In humans, when an egg is fertilized there is no guarantee of reproductive success. Most of the embryos stop developing and perish within days of fertilization, usually because of an abnormal number of chromosomes.
In a recently published study, researchers from Columbia University College of Physicians and Surgeons have found that the majority of mistakes are due to spontaneous errors during DNA replication in the earliest phase of cell division. The results appear in the journal Cell.
It’s been long believed that errors occur during the last phase of cell division when chromosomes separate into 2 identical daughter cells. The team found that chromosomal abnormalities stem from errors that occur earlier when the genome’s DNA is duplicated.
The study was performed using embryos created in a petri dish, including from individuals undergoing in vitro fertilization (IVF).
If the DNA is not copied precisely the spingle malfunctions and places the wrong number of chromosomes into each daughter cell. The source of these errors appears to come from obstacles in the DNA’s double helix.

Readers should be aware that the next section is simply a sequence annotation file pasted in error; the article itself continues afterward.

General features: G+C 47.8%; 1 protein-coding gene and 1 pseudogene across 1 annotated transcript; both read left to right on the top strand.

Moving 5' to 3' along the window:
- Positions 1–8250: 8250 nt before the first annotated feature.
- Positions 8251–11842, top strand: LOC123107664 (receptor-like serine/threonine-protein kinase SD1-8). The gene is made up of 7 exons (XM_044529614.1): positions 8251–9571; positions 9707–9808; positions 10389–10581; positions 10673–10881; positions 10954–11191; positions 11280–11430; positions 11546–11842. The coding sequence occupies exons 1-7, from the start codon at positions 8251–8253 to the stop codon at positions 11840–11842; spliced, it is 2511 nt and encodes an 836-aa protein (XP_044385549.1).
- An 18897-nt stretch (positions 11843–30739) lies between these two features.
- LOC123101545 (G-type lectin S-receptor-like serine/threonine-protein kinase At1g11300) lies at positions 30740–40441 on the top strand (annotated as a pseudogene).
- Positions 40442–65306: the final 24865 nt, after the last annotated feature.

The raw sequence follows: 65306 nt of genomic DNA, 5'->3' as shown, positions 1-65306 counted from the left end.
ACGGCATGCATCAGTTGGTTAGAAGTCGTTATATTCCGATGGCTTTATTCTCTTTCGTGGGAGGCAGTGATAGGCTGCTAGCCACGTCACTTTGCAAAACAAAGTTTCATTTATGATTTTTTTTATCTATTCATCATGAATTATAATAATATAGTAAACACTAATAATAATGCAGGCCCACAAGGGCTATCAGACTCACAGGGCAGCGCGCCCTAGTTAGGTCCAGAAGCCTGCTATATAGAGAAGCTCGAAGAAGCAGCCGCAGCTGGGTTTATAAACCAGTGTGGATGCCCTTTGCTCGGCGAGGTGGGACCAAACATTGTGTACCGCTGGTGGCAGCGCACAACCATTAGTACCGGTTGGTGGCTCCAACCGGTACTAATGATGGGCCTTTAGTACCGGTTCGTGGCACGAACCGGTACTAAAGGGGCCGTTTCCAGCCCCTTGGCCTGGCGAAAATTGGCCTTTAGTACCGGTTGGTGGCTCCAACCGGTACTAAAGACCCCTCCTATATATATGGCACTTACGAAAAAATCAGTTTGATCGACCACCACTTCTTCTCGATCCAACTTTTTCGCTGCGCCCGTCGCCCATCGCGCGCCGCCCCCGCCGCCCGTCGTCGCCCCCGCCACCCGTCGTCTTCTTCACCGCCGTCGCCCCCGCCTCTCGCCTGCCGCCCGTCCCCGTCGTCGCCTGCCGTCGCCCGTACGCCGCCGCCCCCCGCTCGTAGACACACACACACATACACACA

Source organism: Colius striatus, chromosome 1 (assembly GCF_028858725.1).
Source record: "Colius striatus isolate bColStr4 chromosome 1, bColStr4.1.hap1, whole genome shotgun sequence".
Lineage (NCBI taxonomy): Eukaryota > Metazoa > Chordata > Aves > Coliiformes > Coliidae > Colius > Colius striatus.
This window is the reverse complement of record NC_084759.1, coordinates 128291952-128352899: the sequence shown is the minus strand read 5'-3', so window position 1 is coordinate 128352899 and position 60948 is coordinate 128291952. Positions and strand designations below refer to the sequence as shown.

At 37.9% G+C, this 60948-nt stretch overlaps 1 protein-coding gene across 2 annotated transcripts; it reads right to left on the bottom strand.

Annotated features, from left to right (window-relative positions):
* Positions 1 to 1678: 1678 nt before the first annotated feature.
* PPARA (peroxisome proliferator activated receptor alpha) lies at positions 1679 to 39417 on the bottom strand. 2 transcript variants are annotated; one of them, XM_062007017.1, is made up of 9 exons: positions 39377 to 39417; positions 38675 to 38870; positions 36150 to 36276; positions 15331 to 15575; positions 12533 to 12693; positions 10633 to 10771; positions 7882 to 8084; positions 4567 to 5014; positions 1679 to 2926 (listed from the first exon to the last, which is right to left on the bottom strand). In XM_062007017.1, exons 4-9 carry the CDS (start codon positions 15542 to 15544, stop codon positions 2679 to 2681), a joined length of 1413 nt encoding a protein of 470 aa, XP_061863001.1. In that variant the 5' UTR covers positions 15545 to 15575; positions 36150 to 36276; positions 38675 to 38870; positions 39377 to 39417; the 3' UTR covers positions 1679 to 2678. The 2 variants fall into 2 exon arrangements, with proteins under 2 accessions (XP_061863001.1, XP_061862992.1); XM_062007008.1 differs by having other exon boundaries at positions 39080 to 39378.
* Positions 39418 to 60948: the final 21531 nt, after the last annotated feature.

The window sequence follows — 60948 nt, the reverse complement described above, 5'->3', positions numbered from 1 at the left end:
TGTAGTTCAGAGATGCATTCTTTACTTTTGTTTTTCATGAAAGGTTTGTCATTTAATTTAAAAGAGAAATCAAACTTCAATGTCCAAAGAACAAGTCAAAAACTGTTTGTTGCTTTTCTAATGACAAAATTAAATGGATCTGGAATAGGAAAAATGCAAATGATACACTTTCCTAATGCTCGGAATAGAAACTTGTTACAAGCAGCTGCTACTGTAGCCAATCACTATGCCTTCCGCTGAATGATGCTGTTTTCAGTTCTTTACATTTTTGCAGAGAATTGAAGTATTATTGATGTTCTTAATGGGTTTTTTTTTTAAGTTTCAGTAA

According to the research findings, spontaneous errors can occur as early as the first cycle of cell division, or in subsequent cell divisions, and if too many cells have the same chromosomal abnormalities, the embryo doesn’t develop.
The team is planning on performing additional studies in order to understand these processes and ways to reduce the risk of genetic abnormalities for patients undergoing IVF. This is because many women undergoing these procedures require multiple cycles to get pregnant and some never get pregnant at all, which is incredibly expensive and also has a high impact on the woman’s emotional health.
Columbia University Irving Medical Center. “Study finds why many IVF embryos fail to develop.” ScienceDaily. ScienceDaily, 19 July 2022. <www.sciencedaily.com/releases/2022/07/220719130213.htm>.